The terror attack in Borough Market in London is a horrific event. I was not there and I was not impacted in any way. Yet this attack has been somehow more real than those in Manchester and Westminster. I don’t want to distract from those who suffered directly at the hands of these terrorists. Nor do I want to reduce in any way the heroism of those who found themselves in the middle of this horror.
Over the past few years I’ve found myself working in and around Borough Market and London Bridge. At lunch time I usually take myself off for a wander around the streets and as a result I’ve come to know that area quite well. Some of its residents and visitors have featured in my photography on this blog.
Maybe that’s why I feel a particular sense of horror at this event, more so than I did with the previous attacks. Though I don’t live there when I hear about witnesses in “Fish!” or people fleeing into London Bridge I can imagine myself in these places. I can see faces I recognise. Hear sounds that are familiar.
People who have no direct attachment to the attacks and yet feel a profound connectedness through familiarity and fond memories. I know it might seem glib to say, “I went there once” or “I used to have lunch down there” as if you’re somehow trying to riding on the coattails of tragedy and draw attention to yourself. Just thinking these thoughts can create unwanted guilt as we worry whether we’re stealing attention from those more deserving.
But if that’s how you’re feeling and being able to talk about your experience somehow makes you feel a little better then do it. It’s perfectly fine to feel connected to these attacks – or any tragedy – in some way. That sense of shared ownership is what binds us together as a community so we can make sense of what happened, form strategies and move forward.
I know I’ll probably feel a tinge of sadness when next I’m in Borough Market. I know some of the images I’ve taken will have a new meaning to a few people. I know if I take out a camera and start taking photos people might wonder whether my motives are different to what they were in the winter.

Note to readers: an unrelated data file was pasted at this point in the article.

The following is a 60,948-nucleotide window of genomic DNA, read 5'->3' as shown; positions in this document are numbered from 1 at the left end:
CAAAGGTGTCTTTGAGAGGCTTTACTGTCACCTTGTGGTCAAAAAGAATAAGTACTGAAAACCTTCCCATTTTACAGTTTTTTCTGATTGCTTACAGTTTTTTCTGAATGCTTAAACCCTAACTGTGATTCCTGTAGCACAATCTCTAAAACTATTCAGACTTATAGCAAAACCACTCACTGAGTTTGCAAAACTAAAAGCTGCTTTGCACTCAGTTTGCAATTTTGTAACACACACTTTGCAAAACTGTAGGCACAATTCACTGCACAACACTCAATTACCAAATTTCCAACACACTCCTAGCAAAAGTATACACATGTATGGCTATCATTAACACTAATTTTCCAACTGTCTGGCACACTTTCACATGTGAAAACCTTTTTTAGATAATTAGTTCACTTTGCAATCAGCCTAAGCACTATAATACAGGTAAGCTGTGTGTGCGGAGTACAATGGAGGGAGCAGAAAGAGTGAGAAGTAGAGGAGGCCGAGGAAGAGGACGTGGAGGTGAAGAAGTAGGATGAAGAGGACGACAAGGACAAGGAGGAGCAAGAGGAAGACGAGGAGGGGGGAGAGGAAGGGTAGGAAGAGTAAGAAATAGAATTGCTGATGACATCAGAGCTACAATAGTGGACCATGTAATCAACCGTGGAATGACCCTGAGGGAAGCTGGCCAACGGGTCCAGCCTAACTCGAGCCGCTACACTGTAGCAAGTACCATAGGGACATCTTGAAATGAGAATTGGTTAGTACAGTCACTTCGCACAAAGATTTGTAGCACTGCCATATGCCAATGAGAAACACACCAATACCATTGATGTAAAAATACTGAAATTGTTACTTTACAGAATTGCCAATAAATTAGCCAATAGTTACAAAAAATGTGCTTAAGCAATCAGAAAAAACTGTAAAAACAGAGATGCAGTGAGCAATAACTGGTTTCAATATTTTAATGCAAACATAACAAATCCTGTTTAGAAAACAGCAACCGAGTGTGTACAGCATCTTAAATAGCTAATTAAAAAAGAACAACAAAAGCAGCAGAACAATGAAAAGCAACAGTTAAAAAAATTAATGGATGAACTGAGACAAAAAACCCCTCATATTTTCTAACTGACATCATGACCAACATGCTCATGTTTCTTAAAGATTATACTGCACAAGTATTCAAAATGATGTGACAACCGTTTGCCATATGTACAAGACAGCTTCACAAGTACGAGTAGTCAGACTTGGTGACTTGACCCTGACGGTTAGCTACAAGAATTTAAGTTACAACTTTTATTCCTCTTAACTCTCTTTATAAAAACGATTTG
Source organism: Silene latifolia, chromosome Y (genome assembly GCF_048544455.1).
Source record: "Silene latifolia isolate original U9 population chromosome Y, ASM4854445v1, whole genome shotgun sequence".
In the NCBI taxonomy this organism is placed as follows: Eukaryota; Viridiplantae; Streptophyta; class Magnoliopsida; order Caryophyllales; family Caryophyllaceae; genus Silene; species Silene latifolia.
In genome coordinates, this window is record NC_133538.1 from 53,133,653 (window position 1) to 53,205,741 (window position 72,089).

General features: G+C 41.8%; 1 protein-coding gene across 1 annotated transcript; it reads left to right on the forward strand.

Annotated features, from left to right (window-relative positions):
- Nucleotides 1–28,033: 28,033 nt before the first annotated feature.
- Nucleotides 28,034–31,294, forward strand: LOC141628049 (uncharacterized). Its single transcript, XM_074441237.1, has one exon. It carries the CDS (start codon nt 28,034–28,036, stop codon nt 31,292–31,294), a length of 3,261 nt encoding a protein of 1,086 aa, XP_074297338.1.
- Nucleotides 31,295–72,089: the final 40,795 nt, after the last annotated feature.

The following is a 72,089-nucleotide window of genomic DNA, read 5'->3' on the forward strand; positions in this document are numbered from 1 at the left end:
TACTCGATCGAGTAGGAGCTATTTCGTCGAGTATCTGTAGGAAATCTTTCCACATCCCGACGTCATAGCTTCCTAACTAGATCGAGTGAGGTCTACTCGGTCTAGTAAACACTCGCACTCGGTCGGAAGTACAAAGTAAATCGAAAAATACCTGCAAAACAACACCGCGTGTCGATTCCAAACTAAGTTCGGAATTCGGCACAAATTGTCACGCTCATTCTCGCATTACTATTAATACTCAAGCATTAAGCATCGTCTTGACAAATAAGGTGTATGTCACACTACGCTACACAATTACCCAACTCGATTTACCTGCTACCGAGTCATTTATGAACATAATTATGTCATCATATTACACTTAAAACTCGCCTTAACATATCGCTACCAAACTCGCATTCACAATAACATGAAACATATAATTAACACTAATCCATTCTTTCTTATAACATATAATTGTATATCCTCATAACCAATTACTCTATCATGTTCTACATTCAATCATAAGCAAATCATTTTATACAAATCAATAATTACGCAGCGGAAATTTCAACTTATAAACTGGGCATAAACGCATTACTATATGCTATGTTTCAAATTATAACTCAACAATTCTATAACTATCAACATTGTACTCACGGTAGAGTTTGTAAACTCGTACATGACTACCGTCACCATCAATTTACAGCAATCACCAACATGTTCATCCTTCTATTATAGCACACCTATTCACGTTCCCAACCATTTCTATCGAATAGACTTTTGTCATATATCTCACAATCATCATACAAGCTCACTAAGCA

Which is how terrorism changes us. For all the stoicism and bravado it changes the meaning of places. It turns them from happy places to visit for the atmosphere and experience into places to pay respects or reflect on meaningless deaths. It tinges fond memories with horror, not just for those who were there, but also those who were not. It creates guilt we can’t understand or express.
At the end of the day it isn’t in the British psyche to mope around. We pull ourselves up and get on with things and we celebrate this as our “Blitz Spirit”. We tend to express emotion at the external: anger at a terrorist, sympathy for a victim. Rarely do we seem to be willing to admit we feel sad about our own losses. When we do we face ridicule at worst, disinterest at best.
I’m not sure this is a positive thing. Maybe we should give ourselves permission to feel sad at the seemingly trivial and disconnected.
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